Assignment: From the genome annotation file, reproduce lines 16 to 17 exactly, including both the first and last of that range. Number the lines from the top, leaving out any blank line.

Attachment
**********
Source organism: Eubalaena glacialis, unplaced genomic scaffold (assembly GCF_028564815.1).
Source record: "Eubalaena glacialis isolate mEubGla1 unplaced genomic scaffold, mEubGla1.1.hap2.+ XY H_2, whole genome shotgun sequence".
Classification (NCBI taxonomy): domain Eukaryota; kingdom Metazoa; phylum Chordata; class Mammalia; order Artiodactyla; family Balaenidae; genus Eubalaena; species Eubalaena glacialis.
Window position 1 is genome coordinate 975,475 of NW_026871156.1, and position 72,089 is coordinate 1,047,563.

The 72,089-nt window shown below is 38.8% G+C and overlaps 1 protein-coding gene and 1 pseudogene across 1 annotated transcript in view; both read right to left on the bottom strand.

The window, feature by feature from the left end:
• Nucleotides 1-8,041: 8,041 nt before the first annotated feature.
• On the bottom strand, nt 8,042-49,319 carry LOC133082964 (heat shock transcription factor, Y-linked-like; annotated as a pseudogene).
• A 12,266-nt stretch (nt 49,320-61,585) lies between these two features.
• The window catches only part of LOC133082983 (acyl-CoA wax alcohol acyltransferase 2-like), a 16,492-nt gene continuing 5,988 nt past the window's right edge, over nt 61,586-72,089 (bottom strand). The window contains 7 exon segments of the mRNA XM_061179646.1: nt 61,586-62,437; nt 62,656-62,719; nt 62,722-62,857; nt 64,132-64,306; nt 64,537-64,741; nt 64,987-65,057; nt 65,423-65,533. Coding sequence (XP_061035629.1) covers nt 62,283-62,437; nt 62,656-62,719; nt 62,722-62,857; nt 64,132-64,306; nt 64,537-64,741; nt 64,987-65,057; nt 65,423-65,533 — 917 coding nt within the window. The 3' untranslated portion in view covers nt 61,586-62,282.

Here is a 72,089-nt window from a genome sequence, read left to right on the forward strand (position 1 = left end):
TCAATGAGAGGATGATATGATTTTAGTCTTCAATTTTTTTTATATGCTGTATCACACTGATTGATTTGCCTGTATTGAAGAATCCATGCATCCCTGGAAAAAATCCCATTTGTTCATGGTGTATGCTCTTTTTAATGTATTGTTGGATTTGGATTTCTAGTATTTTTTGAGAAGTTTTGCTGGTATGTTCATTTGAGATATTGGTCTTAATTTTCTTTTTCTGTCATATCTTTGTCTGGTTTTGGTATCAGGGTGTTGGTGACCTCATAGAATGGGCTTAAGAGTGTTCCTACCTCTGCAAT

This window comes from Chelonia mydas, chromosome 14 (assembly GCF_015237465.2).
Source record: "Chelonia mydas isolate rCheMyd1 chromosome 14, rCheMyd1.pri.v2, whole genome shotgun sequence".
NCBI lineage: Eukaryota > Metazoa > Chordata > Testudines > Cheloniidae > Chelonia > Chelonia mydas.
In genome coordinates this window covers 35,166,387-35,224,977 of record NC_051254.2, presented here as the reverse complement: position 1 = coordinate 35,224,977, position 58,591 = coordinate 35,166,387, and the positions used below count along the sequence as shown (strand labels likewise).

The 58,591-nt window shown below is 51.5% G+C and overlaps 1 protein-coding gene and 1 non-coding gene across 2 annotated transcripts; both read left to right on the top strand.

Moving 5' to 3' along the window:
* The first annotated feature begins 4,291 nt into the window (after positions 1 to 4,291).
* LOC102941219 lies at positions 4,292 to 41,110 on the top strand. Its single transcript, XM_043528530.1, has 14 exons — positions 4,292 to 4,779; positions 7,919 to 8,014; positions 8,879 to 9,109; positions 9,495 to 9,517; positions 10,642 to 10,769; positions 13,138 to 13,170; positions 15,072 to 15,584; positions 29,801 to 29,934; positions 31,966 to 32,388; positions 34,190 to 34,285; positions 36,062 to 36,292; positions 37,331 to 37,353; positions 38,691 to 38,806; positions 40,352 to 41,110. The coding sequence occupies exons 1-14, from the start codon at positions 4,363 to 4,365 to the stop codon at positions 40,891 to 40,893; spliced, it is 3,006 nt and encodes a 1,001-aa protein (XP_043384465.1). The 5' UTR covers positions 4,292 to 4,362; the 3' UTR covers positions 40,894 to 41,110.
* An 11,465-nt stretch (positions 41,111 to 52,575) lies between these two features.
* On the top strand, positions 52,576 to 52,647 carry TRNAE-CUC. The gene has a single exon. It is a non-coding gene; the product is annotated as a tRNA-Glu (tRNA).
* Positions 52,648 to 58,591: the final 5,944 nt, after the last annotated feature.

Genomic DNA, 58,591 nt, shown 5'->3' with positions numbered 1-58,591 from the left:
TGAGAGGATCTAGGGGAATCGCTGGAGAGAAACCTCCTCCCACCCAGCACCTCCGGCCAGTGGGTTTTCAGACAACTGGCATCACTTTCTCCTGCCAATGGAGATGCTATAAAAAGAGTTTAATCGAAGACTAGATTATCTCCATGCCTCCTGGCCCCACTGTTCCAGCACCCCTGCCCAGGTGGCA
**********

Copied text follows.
In genome coordinates this window covers 35,166,387-35,224,977 of record NC_051254.2, presented here as the reverse complement: position 1 = coordinate 35,224,977, position 58,591 = coordinate 35,166,387, and the positions used below count along the sequence as shown (strand labels likewise).

The 58,591-nt window shown below is 51.5% G+C and overlaps 1 protein-coding gene and 1 non-coding gene across 2 annotated transcripts; both read left to right on the top strand.